Lumi: "Snow". 861 women, 3 men. If you thought we have so much snow that it's one of our most common names, think again. Lumi is actually a fairly trendy new name here. It debuted in the 1940's and has only really become popular in this decade; 723 out of 861 Lumis were born in the 2000's. Many people still consider this a pretty weird name. I personally like it a lot because of its soft form and nature connotation. Perhaps the connotation with cold and winter is something that Finns try to steer clear of, given the long winters that depress many people. It looks like this name has gone to the girls. The idea of Snow White (Lumikki) might be a reason.
Kaste: "Dew". 54 women, 6 men. This name was already around as a female name before 1900, but never very popular. Only 2 girls have been given this name in this decade. As a male name, it premiered in the beginning of the 1900's, and the latest male Kaste was born in 1983. As a female name, Kaste peaked in 1920-39 with 23, not very impressive. If we assume that women die approximately at the age of 80 and men 75, it leaves only about 16 women and 2 men named Kaste. New parents are probably discovering this and thinking they're the first. The name is pretty, but might be unpopular due to connotations with wetting your bed (yökastelu) or other unpleasant wet things.
Kastehelmi: Literally dew-pearl, but it means a droplet of morning dew. 672 women. After premiering in the early 1900's, Kastehelmi soon settled on a comfortable popularity of about 100 every 20 years. 1940-59 saw the peak with 183 new Kastehelmis. Due to its length, this name is probably doomed to be a middle name in most cases. 147 girls have been given this name in this decade, which points to a new record if the same trend continues. It's a pretty name, but the length and literal connotation makes it pretty awkward.
Sade: "Rain". 230 women, 1 man. This is a pretty word, but the meaning might sound negative to some, and the name has perhaps therefore been unpopular. I personally like it a lot, and think it's a lot prettier-looking than "Rain". The first female Sade was, perhaps surprisingly, born before 1900, and after that 62 years went by before the first new Sade was born in 1962. The name is only now gaining popularity, peaking in the 2000's with 142 new Sades. However, time will tell if this becomes a trend name or never really breaks through.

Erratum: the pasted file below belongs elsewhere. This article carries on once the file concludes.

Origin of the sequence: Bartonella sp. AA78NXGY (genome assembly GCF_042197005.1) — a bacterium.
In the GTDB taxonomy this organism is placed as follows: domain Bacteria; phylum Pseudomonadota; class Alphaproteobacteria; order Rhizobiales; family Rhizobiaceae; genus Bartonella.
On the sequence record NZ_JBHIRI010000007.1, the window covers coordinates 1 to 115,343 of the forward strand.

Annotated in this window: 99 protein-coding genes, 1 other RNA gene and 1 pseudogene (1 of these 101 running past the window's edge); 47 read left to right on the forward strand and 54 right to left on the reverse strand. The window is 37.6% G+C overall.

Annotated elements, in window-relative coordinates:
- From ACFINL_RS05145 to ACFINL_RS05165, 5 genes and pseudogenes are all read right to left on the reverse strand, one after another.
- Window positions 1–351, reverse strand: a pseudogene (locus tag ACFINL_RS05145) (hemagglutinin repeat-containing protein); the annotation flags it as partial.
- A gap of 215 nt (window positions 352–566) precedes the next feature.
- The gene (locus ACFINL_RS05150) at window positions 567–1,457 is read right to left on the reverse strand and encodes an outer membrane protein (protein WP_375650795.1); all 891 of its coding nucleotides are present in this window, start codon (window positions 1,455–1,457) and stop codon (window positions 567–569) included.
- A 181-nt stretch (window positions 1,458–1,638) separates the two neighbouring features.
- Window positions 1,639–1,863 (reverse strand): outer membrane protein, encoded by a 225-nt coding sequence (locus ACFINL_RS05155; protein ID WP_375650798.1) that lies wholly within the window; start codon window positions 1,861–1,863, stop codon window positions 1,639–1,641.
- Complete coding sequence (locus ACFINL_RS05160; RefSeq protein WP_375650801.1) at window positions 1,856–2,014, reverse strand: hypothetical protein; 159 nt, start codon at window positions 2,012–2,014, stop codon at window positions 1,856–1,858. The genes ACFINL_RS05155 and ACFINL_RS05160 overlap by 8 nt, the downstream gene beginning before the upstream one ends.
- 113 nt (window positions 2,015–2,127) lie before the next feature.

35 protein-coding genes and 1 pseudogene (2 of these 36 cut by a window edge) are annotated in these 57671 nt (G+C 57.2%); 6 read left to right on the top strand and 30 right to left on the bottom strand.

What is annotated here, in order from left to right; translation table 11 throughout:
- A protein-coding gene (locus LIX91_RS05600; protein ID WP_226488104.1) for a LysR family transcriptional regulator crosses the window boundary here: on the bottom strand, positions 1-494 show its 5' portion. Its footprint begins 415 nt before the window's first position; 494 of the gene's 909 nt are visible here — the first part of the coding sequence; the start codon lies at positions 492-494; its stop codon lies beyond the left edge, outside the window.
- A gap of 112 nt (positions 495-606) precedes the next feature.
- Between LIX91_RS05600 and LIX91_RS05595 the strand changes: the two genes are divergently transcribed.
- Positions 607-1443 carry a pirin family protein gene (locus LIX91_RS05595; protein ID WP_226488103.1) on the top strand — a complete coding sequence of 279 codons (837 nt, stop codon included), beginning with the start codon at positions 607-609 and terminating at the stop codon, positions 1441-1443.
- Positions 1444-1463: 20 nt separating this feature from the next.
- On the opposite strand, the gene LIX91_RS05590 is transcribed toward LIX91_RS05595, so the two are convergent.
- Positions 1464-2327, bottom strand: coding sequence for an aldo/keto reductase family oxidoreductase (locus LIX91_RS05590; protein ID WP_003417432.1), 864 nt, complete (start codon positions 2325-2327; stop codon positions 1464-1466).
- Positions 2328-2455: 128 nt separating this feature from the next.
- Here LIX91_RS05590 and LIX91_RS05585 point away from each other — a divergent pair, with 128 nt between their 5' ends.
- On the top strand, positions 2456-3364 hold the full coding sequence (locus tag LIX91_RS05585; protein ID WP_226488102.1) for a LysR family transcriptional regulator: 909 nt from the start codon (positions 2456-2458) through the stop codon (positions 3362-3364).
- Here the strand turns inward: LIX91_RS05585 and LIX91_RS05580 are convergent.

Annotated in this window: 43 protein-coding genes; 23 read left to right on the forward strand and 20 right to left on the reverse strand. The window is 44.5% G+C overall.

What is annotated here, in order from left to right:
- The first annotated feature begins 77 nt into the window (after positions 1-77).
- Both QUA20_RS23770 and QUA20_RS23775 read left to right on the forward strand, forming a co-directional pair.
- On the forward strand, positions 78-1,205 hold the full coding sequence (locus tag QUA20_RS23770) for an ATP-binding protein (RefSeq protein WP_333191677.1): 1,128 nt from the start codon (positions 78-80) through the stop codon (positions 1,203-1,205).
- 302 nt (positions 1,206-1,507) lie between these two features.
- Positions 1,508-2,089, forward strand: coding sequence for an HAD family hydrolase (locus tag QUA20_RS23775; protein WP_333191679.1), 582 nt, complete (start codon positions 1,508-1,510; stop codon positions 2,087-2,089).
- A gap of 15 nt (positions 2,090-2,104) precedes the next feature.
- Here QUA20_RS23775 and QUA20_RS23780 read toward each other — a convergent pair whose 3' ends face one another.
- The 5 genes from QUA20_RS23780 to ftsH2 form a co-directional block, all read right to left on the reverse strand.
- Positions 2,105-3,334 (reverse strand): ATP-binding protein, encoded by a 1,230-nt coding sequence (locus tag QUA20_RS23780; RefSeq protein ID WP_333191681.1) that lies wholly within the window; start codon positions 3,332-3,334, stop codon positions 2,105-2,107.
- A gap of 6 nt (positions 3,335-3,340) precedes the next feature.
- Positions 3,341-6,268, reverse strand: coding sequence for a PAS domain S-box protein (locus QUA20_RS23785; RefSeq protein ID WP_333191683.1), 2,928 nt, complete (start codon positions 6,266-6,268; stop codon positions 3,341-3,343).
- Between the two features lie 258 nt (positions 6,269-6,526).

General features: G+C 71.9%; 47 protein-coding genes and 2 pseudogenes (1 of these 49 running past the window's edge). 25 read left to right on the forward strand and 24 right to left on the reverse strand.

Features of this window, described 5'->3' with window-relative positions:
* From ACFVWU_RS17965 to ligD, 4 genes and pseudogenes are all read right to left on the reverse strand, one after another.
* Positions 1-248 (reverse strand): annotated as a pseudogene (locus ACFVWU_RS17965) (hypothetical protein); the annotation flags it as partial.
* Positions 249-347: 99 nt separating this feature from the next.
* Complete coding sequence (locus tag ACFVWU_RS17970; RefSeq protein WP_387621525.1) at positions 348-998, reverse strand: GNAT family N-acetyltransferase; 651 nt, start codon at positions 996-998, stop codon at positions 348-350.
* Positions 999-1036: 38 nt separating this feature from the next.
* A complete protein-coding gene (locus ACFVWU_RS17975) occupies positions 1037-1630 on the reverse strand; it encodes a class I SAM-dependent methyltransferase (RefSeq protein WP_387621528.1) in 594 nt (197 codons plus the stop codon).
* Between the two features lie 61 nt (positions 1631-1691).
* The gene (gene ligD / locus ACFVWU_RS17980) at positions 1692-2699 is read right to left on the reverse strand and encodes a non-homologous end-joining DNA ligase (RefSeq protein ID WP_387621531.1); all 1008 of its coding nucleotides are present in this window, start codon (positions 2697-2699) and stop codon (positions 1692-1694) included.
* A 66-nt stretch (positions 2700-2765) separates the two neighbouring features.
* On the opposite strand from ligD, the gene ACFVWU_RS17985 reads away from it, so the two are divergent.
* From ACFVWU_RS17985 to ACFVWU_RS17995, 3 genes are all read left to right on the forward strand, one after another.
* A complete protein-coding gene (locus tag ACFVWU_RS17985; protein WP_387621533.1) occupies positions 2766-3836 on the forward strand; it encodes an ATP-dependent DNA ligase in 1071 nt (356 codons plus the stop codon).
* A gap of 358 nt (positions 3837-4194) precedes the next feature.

Pyry: I'm struggling to find an exact word; when it's snowing hard, we call that "lumipyry". Only used in connection with snow. The name has been given 2380 men and 11 women. It debuted in the 1920's, simultaneously on men and women, but was always more common as a boy name. The Finnish y-sound isn't the prettiest, but this is still a pretty nice perky male name. I can't see it as a female name. 1053 boys have gotten this name in this decade, including one this year, but it hasn't been given to a girl since 1996. Wikipedia tells me that the name's entry to the name almanac made it a male-only name.
Tuisku: "Blizzard". 122 women, 91 men. It's strange that this word, slightly stronger in meaning than Pyry, is seen as more of a female name. However, the numbers are close. Similar female name Tuija might have affected this. The first female Tuisku was born between 1912, the first male one not until 1958. The situation has evened out in the 2000's, as 58 girls and 47 boys have been given this name. I must admit I like it less than Pyry; -sku is usually a nickname ending (Ansku, Minsku) and doesn't really fit in an official name in my mind. I also think it's more meaning-laden than Pyry. It would be pretty ironic if the child were calm.
Kuura: 9 women, 29 men.
Halla: 40 women.